The grandkids always love a trip to the Minnesota Zoo, with its warm and humid tropics trail a key attraction on a cold winter or spring day. Getting there early meant we had the place almost to ourselves, and as a result, saw some things we normally would not have seen.
Apparently the zoo environment is so attractive, House Sparrows, mice, and cockroaches have invaded to find better homes in the winter. The House Sparrows enjoy the food put out for the captive birds in the aviary, and nest in places the zoo staff can’t reach, so they are difficult to eradicate.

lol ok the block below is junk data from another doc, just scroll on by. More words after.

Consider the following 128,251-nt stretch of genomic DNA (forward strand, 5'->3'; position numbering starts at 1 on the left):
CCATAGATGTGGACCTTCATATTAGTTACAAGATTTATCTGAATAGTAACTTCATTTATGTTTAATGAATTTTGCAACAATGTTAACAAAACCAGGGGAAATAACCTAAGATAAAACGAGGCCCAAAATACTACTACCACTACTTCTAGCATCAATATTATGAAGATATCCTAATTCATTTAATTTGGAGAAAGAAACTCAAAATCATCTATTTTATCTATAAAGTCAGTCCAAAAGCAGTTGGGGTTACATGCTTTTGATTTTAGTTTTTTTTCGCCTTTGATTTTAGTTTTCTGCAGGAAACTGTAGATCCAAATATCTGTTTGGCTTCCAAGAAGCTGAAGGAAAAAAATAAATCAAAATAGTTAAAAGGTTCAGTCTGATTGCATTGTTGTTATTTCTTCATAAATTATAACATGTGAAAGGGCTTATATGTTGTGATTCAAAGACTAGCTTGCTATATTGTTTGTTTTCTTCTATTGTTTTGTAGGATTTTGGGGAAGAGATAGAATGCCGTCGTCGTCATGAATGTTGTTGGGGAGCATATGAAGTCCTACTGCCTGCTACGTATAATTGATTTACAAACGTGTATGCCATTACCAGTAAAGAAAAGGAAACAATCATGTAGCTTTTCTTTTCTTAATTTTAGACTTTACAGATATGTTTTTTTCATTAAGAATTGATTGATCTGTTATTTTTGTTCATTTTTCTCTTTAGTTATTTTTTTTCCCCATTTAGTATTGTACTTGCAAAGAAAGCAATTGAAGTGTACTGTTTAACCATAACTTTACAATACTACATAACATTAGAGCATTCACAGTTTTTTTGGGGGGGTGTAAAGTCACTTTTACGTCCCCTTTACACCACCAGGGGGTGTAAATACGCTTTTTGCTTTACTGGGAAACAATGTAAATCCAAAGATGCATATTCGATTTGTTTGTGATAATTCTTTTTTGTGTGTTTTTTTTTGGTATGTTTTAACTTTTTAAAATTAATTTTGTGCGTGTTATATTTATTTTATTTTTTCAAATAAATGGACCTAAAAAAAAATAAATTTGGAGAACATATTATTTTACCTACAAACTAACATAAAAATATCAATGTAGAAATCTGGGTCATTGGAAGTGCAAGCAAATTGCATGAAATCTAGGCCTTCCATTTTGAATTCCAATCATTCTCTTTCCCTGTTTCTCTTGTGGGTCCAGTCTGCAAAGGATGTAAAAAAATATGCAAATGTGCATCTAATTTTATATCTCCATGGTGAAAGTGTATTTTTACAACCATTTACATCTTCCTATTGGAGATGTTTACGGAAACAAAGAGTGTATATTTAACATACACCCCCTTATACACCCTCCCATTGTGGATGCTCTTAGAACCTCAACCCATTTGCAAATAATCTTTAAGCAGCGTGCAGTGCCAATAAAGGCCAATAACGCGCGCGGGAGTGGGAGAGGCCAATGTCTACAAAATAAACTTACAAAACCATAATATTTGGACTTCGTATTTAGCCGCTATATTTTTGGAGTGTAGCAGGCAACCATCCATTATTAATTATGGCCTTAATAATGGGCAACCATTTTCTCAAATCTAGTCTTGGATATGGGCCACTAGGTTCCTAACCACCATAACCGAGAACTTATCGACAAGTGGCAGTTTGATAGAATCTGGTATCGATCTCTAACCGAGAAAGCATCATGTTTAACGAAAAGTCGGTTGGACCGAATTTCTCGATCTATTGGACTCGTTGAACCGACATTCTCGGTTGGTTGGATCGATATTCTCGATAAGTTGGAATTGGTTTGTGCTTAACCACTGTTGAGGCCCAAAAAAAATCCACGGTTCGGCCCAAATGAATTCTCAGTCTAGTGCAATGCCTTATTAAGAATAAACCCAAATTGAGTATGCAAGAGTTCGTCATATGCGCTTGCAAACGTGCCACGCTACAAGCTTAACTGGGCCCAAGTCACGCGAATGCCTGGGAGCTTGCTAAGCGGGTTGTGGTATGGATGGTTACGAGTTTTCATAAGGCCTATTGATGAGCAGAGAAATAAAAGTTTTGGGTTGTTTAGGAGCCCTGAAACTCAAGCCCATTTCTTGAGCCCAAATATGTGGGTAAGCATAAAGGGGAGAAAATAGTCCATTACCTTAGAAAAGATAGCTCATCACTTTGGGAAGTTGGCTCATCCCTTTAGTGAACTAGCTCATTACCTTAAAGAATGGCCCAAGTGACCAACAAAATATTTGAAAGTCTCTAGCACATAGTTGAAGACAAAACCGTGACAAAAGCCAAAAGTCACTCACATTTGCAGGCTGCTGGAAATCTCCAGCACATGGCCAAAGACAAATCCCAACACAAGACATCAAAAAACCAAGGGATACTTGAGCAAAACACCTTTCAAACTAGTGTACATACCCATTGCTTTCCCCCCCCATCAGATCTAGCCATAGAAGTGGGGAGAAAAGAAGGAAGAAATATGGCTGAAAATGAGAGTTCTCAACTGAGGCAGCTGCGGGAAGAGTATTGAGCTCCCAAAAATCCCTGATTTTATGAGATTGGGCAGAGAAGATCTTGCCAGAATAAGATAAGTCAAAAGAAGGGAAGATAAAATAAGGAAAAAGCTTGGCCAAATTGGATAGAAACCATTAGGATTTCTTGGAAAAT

I am not a great fan of captivity for wild animals, but of course, some of the zoo’s inhabitants have debilitating injuries or are simply unfit to be returned to the wild, so zoos are a good alternative existence for them. Because there were so few other visitors around, zoo staff had time to talk with us about some of the success stories of captive breeding, rehabilitation, and even stress management programs that help promote healthier, long-lived zoo inhabitants. The “ah/awe” factor can’t be discounted either — kids and adults alike were wowed by gigantic sharks and rays politely, but dramatically, taking their meals of herring.